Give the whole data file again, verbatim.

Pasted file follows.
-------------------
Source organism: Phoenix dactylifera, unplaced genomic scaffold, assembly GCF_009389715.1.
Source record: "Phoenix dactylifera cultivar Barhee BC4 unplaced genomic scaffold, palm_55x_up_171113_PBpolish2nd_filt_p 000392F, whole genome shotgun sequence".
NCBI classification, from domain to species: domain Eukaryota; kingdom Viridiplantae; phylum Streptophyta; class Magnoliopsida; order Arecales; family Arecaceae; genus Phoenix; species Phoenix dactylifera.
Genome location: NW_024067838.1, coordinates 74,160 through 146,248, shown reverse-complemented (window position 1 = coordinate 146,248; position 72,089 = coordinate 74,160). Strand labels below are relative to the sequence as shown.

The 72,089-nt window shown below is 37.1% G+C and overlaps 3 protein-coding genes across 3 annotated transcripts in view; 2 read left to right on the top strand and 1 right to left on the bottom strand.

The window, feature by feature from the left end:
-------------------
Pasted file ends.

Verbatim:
Source organism: Phoenix dactylifera, unplaced genomic scaffold, assembly GCF_009389715.1.
Source record: "Phoenix dactylifera cultivar Barhee BC4 unplaced genomic scaffold, palm_55x_up_171113_PBpolish2nd_filt_p 000392F, whole genome shotgun sequence".
NCBI classification, from domain to species: domain Eukaryota; kingdom Viridiplantae; phylum Streptophyta; class Magnoliopsida; order Arecales; family Arecaceae; genus Phoenix; species Phoenix dactylifera.
Genome location: NW_024067838.1, coordinates 74,160 through 146,248, shown reverse-complemented (window position 1 = coordinate 146,248; position 72,089 = coordinate 74,160). Strand labels below are relative to the sequence as shown.

The 72,089-nt window shown below is 37.1% G+C and overlaps 3 protein-coding genes across 3 annotated transcripts in view; 2 read left to right on the top strand and 1 right to left on the bottom strand.

The window, feature by feature from the left end: